When Ariel was in college, after 2.5 years of sobriety, she relapsed. Forced to leave school, she entered Minnesota Teen and Adult Challenge and then moved to Healing House. At the time, Ariel had a young toddler and knew it was important to change her path.
“Healing House is a long-term treatment program for women that allows their children to live with them,” Heidi, Ariel’s Goodwill-Easter Seals Minnesota (GESMN) career counselor explains. “I am onsite to meet with the women every month.”
“To be honest, I originally decided to work with Goodwill because it was convenient,” Ariel says. “I didn’t have childcare for my daughter, but Heidi would come to the house and meet with me. She was able to get my daughter set up with daycare, which was important because I knew I wanted to finish school.”
“At our first meeting, I knew Ariel was focused and determined to succeed,” Heidi says. “We were able to quickly arrange daycare for her daughter, which allowed her to focus on her treatment. She did well in treatment and after completing the final phase she quickly started college to finish her medical coding degree.”
Upon leaving the Healing House, Ariel got married and finished her final semester of school at Anoka Technical College; she maintained a 4.0 grade point average. Ariel was offered a job within two weeks of graduation doing medical coding from home.
“This is my dream job,” Ariel says with a smile. “My pay will be twice anything I’ve ever made in my life. Heidi and Goodwill have been instrumental in my success, both in my personal life and professionally. I opened up to Heidi that I have a fear of success since I’m the first person in my family to get a college degree and she said that’s a very common fear.”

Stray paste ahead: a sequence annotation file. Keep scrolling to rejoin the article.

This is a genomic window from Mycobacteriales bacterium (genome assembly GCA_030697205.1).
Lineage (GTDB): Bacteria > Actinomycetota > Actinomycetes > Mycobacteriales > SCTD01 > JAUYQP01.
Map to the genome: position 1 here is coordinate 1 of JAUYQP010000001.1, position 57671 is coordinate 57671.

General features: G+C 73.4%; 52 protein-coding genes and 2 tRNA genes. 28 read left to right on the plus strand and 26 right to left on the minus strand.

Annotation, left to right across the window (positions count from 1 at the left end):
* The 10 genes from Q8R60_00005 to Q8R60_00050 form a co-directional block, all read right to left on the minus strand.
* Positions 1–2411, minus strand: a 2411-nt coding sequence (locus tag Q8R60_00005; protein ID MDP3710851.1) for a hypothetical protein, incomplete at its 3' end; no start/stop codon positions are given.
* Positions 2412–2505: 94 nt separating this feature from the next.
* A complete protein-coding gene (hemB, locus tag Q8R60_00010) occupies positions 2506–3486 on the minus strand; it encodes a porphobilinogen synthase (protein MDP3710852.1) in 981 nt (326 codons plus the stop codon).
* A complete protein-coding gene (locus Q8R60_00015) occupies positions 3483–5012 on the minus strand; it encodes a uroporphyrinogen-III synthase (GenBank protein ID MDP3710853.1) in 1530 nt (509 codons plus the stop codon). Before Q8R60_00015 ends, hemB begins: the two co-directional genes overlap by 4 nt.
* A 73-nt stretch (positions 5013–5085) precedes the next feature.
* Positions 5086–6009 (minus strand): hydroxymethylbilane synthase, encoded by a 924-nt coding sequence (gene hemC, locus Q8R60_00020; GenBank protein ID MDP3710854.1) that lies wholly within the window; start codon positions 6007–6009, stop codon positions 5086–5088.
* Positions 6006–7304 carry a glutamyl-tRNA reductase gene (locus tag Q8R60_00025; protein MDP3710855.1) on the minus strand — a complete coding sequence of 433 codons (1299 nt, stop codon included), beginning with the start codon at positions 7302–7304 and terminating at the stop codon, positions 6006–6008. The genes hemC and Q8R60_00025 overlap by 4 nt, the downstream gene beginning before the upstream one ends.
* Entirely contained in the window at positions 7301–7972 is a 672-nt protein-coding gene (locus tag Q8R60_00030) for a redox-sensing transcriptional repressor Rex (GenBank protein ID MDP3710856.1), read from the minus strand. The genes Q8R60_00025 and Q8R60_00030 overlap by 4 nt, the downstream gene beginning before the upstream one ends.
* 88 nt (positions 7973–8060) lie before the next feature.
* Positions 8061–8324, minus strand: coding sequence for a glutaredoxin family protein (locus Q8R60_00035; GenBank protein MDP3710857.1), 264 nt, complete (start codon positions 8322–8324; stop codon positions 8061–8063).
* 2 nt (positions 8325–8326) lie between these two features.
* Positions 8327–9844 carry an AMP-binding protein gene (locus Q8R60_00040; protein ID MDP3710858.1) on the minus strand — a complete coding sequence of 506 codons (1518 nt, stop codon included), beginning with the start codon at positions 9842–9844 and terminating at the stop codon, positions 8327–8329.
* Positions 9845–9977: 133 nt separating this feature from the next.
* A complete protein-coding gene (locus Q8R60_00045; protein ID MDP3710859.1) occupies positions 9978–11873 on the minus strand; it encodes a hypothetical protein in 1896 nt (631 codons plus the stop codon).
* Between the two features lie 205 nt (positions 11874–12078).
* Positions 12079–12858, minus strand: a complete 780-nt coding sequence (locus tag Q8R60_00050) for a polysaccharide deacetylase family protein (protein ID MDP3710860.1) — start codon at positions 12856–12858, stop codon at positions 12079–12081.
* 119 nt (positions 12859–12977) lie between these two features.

“I love that Goodwill doesn’t treat you like a number,” Ariel says. “When you’re on government assistance, you’re just a number they’re trying to push along. And that’s totally fair and makes sense because they’re dealing with a lot of people, but Heidi instantly made this personal. She is willing to share things that she has overcome to help her clients do the same.”
Ariel is determined to overcome her barriers so she can make her now 6-year-old daughter proud.
“She is my driving force,” Ariel tears up a bit. “There were a lot of things that felt like glass ceilings for me in my life because my family hadn’t made it any further. There’s a kind of stigma to growing up in a trailer park and I struggled with addiction and I’m in recovery. Statistically, the odds are really stacked against me. I want my daughter to know that she can do anything she puts her mind to, and I believe she will learn from my example. I’m going to show her that I’ll keep going even if it seems like I’m not capable, but I’ll keep trying and keep learning.”
As for her advice to other people recovering from addiction and unsure of what to do next:
“Don’t be afraid to ask for help,” Ariel says. “There are so many people that are willing to help. I was so intimidated about filling out financial aid because no one in my family went to college. That kept me from signing up for school for years. I didn’t know who to turn to, but there are so many great resources. Including Goodwill!”